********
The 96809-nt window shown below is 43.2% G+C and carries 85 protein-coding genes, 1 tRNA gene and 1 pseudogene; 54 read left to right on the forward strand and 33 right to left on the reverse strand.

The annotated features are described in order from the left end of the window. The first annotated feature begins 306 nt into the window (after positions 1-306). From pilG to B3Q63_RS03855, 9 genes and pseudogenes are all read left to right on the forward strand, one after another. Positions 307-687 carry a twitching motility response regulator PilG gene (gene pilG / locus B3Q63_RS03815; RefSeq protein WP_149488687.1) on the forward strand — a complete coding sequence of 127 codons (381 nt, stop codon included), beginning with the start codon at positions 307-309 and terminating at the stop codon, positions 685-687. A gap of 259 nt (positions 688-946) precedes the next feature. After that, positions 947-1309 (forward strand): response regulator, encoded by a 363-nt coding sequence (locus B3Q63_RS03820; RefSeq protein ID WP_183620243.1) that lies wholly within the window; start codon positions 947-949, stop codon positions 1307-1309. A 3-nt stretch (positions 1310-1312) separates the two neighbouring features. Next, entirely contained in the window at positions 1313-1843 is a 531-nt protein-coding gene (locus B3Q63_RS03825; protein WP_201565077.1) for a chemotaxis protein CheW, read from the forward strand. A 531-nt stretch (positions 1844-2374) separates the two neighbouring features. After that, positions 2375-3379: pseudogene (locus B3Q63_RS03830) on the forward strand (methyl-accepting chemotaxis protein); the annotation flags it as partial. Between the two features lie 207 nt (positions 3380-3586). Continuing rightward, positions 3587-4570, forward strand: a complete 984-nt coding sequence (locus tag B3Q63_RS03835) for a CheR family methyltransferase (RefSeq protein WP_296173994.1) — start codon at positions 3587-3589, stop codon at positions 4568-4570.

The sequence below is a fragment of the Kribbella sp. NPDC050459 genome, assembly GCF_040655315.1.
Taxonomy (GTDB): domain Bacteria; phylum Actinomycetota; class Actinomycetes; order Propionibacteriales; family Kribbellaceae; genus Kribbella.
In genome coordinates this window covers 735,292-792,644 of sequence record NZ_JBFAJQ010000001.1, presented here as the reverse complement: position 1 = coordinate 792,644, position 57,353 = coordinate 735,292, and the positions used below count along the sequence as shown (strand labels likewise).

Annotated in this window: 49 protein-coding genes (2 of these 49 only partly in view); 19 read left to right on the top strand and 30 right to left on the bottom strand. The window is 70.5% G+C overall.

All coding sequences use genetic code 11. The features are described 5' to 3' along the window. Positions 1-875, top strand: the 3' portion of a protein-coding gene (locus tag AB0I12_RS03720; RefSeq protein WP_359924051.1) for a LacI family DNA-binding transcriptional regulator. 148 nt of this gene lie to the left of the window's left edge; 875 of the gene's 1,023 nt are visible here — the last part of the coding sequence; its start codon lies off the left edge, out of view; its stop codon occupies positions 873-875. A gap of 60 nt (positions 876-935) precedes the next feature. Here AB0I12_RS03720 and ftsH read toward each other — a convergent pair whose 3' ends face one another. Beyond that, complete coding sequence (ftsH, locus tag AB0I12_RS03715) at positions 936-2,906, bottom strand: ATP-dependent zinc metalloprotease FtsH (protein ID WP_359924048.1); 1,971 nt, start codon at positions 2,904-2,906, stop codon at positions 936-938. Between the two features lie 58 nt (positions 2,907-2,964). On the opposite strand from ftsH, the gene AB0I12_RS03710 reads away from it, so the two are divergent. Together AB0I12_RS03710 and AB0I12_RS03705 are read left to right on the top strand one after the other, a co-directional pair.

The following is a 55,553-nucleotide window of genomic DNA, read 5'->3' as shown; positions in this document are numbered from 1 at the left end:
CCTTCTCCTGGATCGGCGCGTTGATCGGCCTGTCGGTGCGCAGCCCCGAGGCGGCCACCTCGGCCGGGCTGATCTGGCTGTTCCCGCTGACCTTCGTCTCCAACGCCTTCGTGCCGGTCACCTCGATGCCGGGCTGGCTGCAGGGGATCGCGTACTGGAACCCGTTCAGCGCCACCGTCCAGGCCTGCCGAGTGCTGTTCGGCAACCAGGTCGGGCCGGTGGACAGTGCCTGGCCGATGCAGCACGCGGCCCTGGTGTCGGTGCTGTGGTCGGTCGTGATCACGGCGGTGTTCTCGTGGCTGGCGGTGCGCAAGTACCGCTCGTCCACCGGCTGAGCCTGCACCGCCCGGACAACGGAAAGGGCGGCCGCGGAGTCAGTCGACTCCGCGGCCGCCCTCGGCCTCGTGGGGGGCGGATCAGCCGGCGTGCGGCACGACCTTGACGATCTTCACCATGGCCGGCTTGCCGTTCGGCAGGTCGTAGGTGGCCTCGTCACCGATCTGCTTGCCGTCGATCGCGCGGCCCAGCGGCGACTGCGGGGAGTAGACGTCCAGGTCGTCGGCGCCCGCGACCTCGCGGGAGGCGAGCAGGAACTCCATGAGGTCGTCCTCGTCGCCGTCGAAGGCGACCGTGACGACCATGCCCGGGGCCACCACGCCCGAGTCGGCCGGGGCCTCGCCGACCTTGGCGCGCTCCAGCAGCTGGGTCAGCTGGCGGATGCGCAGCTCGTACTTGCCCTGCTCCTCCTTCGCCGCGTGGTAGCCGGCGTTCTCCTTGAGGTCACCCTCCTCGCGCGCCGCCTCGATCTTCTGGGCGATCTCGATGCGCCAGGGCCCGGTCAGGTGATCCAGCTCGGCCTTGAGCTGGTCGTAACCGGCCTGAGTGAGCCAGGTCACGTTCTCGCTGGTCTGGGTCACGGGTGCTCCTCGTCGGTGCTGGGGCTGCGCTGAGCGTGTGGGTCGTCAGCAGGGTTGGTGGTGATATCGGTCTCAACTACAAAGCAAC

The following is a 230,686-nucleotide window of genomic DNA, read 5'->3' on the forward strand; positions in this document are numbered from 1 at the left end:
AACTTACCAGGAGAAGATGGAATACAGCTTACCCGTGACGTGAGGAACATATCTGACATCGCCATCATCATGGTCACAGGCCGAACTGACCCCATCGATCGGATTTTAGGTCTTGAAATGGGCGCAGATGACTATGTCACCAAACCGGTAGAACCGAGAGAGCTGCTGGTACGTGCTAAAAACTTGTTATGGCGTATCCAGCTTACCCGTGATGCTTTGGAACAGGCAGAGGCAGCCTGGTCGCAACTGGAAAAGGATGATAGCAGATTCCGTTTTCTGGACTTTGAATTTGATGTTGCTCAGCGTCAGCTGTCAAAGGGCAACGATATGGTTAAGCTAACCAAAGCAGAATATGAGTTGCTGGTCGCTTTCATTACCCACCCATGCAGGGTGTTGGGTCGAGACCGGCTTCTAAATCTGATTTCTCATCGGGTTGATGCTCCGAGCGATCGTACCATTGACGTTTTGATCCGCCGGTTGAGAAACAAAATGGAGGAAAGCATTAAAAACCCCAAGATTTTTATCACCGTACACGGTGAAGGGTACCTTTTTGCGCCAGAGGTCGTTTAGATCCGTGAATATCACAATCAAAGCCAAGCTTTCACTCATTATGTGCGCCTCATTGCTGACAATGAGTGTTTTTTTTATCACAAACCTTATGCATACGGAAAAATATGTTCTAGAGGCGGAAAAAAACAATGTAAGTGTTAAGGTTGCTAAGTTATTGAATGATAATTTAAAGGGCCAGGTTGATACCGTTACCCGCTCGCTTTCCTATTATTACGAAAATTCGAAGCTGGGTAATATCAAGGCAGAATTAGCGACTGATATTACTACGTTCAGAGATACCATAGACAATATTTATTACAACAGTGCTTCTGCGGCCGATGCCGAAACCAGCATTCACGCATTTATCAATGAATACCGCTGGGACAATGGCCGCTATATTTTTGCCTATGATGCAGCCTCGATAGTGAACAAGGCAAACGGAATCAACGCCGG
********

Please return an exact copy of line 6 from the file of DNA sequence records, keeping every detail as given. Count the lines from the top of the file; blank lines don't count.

Annotated in this window: 49 protein-coding genes (2 of these 49 only partly in view); 19 read left to right on the top strand and 30 right to left on the bottom strand. The window is 70.5% G+C overall.